These are the people who publicly give hope and meaning to the lives of people with disabilities and the people who care about them. 

After the AUTISTIC testimony, people reported feeling strengthened, that their children's needs and concerns had been accurately and respectfully addressed. Significantly, many parents of nonspeaking children wrote these comments. Both sighs of relief and expressions of renewed commitment and strength; relief from the relentless "burden" metaphors, and relief because someone finally said something of current importance for actual parents and Autistics, not "cure in the future" stuff; renewed commitment because it's hard to keep going on advocating when you think no one is listening (do note that Congresswoman  Eleanor Holmes Norton was cut off from commenting during the hearing).

NOTE: I am looking for more quotes from people who would like their reactions and comments from yesterday's hearing to be added to this blog post. I can either attribute to you or post your comment anonymously. 

Poetry by Amy Sequenzia and Alyssa Z can be found on their blogs:

"I am" by Alyssa Z on her blog Yes, That Too, begins:

I am a burden.
I am a "situation."  
Read more here.

Amy Sequenzia:

Today I was called
A health crises
A "situation"
A burden
An epidemic
A burden
A tsunami
A burden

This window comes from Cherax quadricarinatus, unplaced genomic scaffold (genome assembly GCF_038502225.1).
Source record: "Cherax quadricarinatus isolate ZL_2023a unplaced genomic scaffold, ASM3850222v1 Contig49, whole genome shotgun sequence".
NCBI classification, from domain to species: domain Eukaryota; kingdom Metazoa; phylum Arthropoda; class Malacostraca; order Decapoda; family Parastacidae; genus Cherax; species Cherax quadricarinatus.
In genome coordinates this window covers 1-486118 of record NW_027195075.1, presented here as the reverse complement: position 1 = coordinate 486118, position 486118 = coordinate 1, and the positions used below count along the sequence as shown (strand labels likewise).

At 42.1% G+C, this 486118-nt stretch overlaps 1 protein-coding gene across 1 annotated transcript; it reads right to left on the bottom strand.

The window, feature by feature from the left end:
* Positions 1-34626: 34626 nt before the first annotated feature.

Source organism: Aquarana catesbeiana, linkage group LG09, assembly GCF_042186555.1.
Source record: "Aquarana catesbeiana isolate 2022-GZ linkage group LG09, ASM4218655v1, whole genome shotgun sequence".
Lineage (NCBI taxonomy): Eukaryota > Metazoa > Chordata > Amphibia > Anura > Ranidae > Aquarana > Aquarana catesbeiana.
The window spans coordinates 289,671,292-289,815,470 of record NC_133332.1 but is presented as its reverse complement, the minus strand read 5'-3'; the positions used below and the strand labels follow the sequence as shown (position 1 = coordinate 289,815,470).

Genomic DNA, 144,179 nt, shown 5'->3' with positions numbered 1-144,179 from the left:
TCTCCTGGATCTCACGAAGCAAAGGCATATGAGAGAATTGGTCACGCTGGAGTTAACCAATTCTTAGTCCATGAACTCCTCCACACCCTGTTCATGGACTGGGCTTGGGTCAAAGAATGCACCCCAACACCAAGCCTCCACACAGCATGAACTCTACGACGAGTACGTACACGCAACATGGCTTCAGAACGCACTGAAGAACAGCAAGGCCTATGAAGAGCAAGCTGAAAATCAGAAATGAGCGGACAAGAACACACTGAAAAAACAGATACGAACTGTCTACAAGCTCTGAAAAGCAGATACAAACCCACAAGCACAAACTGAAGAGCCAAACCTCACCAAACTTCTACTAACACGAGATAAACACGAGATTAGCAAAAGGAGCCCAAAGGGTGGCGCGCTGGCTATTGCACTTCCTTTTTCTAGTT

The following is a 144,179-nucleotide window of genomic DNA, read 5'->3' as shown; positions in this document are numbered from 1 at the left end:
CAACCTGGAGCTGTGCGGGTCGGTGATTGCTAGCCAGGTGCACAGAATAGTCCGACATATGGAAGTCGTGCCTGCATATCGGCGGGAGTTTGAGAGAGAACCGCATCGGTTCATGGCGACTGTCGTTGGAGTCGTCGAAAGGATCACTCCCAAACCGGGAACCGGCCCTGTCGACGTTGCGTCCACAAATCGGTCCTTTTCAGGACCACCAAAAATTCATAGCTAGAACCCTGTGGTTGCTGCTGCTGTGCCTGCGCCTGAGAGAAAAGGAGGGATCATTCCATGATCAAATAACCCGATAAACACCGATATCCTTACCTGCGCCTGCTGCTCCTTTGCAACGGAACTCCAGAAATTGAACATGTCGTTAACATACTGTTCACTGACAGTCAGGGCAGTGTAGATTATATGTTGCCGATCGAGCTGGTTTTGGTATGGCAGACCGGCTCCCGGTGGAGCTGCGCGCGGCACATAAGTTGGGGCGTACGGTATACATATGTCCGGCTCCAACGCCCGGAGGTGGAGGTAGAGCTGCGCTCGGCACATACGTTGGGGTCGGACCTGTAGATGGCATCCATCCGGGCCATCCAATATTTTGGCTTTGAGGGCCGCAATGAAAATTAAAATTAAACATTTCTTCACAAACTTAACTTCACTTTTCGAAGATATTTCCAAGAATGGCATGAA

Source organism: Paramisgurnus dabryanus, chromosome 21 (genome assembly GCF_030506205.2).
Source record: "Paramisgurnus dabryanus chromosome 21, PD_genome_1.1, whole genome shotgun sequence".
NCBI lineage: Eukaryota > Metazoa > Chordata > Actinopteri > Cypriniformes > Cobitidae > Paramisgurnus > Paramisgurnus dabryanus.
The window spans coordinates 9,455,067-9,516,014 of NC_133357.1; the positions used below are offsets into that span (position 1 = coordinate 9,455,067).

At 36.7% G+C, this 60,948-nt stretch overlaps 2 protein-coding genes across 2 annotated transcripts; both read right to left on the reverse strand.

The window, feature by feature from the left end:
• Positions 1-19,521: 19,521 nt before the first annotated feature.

A tragedy
A burden

"These people"
A burden.
Then John Michael Carley and Ari called me as I know myself:
A person
Autistic person who has a voice and civil rights.
And I am who I am. And proud

A Facebook page was created to deal with the upcoming (and ongoing) Autistic Tsunami Step on in, the water's fine!

Parent and ally Kerima Cevik wrote: "
 I feel a deep respect and gratitude to him as the head of an organization representing my son's people. He spoke for the entire spectrum, across gender, racial, and ethnic lines. He was eloquent and I am not young, and so have heard many people speak. Self Advocates were calmer, better prepared, less theatrical, and more informed than medical professionals, parents, and the leaders of organizations who keep demanding my money insisting that they know what is best for my son. How can they? They have never asked him, or even us. This makes the case for Autistic self determination more than any other action would. "

Both Ne'eman and Carley received numerous messages of support and gratitude thanking them for representing our community. 

Testimony that affirms our right to exist while at the same time addressing the immediate and serious concerns in our lives? Excellent. Alarmist, skewed statistics, grabbing at straws? Not so much. It needs to stop, so that funding, which was the ostensible purpose of convening a meeting of the Oversight and Government Reform Committtee. (The other purpose was to prove that vaccines cause autism.)